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Recipes and Remembrances from an Eastern Mediterranean Kitchen: A Culinary Journey through Syria, Lebanon, and Jordan Hardcover – April 15, 2004

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Product Details

  • Hardcover: 438 pages
  • Publisher: The Siamanto Press; 2nd edition (April 15, 2004)
  • Language: English
  • ISBN-10: 0970971680
  • ISBN-13: 978-0970971685
  • Product Dimensions: 10.2 x 7.1 x 1.2 inches
  • Shipping Weight: 2.5 pounds (View shipping rates and policies)
  • Average Customer Review: 4.8 out of 5 stars  See all reviews (27 customer reviews)
  • Amazon Best Sellers Rank: #897,184 in Books (See Top 100 in Books)

Editorial Reviews

From Booklist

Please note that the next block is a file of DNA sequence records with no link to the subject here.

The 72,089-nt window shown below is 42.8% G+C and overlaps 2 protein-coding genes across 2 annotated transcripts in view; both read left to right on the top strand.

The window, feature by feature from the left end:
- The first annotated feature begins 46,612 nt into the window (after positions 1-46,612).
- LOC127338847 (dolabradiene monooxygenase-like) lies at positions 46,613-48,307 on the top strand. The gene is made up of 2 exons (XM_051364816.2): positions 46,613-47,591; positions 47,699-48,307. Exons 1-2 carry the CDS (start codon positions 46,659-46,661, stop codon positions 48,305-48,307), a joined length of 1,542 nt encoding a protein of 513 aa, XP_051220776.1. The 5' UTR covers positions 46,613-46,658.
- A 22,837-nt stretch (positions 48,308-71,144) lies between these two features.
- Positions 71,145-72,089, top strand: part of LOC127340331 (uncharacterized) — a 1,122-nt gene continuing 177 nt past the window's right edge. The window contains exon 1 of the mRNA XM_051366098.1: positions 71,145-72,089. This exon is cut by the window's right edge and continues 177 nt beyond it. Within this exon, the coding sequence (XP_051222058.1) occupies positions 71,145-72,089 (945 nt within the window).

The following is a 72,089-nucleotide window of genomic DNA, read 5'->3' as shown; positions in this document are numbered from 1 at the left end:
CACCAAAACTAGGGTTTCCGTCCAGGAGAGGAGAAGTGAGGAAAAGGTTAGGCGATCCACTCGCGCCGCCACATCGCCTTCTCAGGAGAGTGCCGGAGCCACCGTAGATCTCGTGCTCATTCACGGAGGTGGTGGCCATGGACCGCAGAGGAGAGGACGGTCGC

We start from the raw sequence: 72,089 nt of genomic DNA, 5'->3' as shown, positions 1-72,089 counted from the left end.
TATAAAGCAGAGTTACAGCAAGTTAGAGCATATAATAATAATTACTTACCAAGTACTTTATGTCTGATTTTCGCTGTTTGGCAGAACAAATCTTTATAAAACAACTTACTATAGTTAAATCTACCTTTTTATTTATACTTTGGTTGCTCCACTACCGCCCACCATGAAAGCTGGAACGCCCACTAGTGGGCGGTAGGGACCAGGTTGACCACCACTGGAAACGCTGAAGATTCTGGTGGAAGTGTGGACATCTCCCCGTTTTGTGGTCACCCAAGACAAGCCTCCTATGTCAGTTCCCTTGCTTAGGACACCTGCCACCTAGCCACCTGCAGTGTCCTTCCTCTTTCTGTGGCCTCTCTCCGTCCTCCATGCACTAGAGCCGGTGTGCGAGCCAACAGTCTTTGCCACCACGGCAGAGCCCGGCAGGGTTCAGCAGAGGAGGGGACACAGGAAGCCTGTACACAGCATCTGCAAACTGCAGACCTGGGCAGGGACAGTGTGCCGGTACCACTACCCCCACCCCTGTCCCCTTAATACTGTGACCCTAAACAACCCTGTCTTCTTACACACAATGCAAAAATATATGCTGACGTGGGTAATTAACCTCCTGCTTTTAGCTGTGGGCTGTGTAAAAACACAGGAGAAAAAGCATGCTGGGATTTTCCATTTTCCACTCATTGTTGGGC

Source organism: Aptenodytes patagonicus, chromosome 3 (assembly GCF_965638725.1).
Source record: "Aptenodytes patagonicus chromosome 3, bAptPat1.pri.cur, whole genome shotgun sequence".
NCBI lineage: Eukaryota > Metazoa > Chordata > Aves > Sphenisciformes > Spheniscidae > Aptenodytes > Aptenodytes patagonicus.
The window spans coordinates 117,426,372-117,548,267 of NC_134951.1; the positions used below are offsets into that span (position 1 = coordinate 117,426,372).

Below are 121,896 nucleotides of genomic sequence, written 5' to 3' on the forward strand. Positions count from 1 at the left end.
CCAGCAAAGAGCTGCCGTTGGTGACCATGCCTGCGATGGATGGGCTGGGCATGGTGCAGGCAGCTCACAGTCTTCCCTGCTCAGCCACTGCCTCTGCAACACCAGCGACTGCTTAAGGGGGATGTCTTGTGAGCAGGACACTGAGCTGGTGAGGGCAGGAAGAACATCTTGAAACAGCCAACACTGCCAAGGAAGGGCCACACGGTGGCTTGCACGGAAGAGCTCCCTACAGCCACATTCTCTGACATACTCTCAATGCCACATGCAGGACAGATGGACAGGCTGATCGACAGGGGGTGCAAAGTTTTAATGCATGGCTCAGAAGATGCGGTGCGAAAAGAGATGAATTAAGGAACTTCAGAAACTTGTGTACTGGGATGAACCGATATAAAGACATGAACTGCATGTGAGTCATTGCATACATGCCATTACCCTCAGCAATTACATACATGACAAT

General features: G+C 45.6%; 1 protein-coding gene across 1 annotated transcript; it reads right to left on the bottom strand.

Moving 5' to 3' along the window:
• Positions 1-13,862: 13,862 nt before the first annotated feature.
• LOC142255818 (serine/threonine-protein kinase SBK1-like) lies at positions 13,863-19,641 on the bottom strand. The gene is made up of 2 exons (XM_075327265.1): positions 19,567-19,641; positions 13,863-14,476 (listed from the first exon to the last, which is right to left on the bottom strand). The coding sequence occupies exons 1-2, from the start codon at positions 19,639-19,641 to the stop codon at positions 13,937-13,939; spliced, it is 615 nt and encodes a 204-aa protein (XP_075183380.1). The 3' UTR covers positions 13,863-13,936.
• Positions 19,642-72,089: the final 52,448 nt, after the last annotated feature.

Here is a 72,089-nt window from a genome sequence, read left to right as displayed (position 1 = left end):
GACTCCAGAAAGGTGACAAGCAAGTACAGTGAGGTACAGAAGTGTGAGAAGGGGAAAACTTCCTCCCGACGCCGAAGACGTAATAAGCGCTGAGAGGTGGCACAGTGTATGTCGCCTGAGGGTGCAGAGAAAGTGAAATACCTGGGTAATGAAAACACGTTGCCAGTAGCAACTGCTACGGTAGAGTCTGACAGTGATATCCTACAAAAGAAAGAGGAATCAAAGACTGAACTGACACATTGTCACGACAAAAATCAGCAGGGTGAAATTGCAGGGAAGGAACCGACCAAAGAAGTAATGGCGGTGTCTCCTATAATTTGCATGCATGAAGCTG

Those who recall Beirut's heyday before the Lebanese civil war brought it all crashing down speak fondly of the city's lively beaches, its cosmopolitan atmosphere, and the multiple culinary traditions intersecting at the Mediterranean's eastern shore. Arabs, the French, Armenians, and Maronite Christians contributed to the melting pot that was Beirut. Uvezian grew up in the city's halcyon years, and she has re-created the recipes for foods she so happily recalls. Spices play a major role in Lebanese cooking; cinnamon and allspice add fragrance to both meats and vegetables. Lamb is the meat of choice, but beef makes a good substitute. Pork appears only in Maronite dishes. Vegetables come to the table lukewarm, reflecting a pan-Mediterranean tradition as well as sparing the cook exertion during the heat of the day. Those wanting to reproduce Uvezian's recipes may find some staples such as pomegranate molasses hard to find, but most ingredients appear in large supermarkets. Mark Knoblauch --This text refers to an out of print or unavailable edition of this title.